Savages: Dark, intense post-punk inciting fervour and fear among all who hear it
Sometimes you almost feel embarrassed to tell people you’re in a band,” laughs Savages’ drummer Fay Milton. “It seems like such a cliché.”
“People put you in that embarrassment, though,” argues singer Jehnny Beth, “like ‘band equals entertainment’... but that’s not how I see it. Of course there’s a part that’s entertainment, but it’s good if we can change things just a little in people’s heads...”
Savages, a band spoken of by all who’ve seen them with wide-eyed wonder, are not content to be just another new-band-of-the-day. Their first practice was only in October, and they played their debut gig, supporting British Sea Power, in January. From that point, they (and everyone in attendance) knew something special was happening.
“After that show we sat down, and the first thing we said was, ‘OK, I think we’re a good band,’” laughs Jehnny. “It was designed for the stage. The whole idea was to play to people, to generate a lot of different emotions.”
Savages’ shows are indeed frottage-inducingly intense affairs. Their recent show at the cosily named Führer Bunker in Salford featured the band playing in a wooden cage, surrounded by baying converts in every direction (including up). The darkly vibrant ‘Flying To Berlin’ and the pulsating ‘Shut Up’ captivate, while Ayse Hassan’s agile and ominous bass, Gemma Thompson’s buzzsawing post-punk guitar and Fay’s itchily danceable drumming underpin Jehn’s words of war and fiendish yelps. They laugh when we ask if they mean to be so scary. “It’s a very primeval thing,” muses Gemma. “If you really loved what you were doing and put everything into it, I don’t know how you could not be intimidating in a way.”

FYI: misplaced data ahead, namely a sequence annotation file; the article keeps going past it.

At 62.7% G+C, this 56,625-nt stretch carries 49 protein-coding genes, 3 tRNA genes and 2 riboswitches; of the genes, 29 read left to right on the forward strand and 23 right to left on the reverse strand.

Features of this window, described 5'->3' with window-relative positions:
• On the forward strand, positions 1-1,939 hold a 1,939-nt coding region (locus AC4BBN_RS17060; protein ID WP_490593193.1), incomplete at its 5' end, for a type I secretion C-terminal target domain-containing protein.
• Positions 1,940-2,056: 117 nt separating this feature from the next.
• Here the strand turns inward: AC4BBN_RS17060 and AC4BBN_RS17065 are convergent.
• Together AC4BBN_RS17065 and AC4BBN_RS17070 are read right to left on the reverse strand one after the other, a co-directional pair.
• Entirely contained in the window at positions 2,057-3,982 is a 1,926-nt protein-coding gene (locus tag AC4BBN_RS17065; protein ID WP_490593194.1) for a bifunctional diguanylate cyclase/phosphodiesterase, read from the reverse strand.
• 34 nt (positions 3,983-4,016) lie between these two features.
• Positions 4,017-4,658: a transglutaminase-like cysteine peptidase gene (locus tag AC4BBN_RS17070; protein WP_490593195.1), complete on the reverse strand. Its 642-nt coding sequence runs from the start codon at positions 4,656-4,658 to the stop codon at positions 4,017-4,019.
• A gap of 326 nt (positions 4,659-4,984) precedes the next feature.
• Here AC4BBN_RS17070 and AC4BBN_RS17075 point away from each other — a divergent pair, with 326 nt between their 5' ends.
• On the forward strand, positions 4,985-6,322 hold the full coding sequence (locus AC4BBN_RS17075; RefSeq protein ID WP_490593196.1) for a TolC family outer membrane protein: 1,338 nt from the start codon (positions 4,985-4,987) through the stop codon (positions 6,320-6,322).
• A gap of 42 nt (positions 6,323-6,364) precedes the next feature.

A scarily good double A-side single is due out on Jehn’s label Pop Noire (formed in her days in former band John & Jehn) in June. Beyond that, who knows? “We will do what we need to do and what is good for the band,” Jehn assures us. Whatever the year holds for these girls, we’re sure it’ll be nothing to be embarrassed about.
Need To Know
For fans of: The Pop Group, The Birthday Party
Buy It Now: ‘Flying To Berlin’/ ‘Husbands’ due out in June
See them live: Savages play London’s Shacklewell Arms on May 29 and Manchester’s Islington Mill on May 30
Believe it or not: Guitarist Gemma trained for a year to become an airline pilot, while drummer Fay spent six months working in a Japanese psychiatric institution
This article originally appeared in the May 26th issue of NME
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